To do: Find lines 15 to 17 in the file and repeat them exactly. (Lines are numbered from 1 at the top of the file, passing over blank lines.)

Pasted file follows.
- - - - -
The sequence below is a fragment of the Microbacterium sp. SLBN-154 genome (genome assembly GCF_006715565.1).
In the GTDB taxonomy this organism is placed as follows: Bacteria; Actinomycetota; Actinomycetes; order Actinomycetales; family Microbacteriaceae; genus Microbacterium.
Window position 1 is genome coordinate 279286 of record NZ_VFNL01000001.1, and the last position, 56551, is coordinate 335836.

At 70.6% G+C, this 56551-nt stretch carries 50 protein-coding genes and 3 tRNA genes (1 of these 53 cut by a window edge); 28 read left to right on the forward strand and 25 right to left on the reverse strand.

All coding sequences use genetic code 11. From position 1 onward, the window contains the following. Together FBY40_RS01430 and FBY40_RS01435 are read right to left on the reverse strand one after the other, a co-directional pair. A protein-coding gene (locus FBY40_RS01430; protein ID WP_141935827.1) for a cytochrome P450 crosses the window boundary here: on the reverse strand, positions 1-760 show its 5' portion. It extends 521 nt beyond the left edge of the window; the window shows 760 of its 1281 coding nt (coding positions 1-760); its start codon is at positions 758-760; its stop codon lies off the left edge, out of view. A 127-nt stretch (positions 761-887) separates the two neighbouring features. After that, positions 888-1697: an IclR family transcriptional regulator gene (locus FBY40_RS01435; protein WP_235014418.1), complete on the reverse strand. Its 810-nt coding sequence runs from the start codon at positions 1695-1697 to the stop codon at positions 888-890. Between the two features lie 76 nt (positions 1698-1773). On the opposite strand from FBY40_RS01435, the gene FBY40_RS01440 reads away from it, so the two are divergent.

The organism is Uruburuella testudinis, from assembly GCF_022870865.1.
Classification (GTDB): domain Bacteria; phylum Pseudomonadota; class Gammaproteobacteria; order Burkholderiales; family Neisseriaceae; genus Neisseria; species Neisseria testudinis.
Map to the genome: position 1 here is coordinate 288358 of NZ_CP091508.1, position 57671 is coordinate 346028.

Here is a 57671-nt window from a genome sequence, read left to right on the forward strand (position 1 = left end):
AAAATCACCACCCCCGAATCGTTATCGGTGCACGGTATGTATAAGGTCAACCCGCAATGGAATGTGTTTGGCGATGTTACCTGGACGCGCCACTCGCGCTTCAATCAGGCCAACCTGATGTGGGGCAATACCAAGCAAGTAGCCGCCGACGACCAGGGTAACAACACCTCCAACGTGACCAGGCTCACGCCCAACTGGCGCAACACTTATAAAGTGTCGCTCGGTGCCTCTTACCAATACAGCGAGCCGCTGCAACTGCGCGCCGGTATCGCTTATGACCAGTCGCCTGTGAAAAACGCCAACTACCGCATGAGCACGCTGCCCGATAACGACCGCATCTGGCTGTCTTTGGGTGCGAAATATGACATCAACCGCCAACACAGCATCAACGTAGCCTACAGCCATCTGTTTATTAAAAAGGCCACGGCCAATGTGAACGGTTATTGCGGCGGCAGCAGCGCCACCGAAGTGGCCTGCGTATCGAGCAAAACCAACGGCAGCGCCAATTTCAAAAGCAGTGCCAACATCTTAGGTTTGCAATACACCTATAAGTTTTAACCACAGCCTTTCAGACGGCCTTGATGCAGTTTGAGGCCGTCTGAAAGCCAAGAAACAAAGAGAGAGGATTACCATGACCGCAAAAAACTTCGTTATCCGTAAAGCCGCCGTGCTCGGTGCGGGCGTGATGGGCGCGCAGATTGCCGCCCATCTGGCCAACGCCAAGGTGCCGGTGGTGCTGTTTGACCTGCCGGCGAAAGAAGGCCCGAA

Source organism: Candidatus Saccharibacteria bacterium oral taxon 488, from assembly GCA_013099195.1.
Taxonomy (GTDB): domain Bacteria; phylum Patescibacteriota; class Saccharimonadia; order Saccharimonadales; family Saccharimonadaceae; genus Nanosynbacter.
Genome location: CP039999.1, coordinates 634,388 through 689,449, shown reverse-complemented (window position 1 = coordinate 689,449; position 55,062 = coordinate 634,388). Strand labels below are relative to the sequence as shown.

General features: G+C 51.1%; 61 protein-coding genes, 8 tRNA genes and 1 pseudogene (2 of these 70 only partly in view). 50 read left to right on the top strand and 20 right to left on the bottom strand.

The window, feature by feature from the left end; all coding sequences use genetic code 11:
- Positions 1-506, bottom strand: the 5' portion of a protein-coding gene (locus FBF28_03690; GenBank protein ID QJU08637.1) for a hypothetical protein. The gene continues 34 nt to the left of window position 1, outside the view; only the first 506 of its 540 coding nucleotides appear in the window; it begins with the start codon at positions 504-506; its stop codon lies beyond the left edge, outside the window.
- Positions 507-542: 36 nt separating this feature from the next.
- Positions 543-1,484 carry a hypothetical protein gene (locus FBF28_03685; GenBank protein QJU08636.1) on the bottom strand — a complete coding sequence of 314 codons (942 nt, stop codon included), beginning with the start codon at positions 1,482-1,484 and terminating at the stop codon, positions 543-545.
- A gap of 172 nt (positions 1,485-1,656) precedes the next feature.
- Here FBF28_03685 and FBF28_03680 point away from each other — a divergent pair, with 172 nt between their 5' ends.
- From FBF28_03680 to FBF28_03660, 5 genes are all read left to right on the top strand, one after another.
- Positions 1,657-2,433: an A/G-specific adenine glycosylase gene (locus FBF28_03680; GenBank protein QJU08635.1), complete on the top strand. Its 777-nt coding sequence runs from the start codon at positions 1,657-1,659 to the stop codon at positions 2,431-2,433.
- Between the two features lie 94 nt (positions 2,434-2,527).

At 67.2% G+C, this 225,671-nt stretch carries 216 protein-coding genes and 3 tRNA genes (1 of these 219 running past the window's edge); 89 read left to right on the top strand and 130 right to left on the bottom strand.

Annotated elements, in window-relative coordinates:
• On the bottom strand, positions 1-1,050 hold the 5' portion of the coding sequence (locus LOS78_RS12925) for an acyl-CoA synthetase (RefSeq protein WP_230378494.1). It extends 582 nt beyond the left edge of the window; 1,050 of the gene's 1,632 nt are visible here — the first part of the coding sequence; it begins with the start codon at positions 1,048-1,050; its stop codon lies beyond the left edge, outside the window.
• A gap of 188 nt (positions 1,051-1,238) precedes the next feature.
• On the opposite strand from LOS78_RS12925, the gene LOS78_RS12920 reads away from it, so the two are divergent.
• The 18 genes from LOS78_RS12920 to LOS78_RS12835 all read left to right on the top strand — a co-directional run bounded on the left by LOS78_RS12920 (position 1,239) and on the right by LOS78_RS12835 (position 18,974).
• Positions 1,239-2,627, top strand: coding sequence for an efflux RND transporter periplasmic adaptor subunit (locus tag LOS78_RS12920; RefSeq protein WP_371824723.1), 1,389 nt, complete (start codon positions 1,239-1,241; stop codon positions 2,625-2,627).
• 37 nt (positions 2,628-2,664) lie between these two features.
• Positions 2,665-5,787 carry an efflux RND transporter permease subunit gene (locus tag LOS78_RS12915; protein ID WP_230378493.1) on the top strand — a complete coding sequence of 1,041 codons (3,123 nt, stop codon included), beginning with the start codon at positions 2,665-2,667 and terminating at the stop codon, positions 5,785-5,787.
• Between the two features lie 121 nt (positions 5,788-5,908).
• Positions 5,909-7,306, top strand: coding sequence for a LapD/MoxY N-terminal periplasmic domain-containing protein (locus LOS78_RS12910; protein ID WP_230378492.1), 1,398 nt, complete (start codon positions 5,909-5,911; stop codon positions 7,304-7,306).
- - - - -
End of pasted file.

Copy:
The window, feature by feature from the left end; all coding sequences use genetic code 11:
- Positions 1-506, bottom strand: the 5' portion of a protein-coding gene (locus FBF28_03690; GenBank protein ID QJU08637.1) for a hypothetical protein. The gene continues 34 nt to the left of window position 1, outside the view; only the first 506 of its 540 coding nucleotides appear in the window; it begins with the start codon at positions 504-506; its stop codon lies beyond the left edge, outside the window.
- Positions 507-542: 36 nt separating this feature from the next.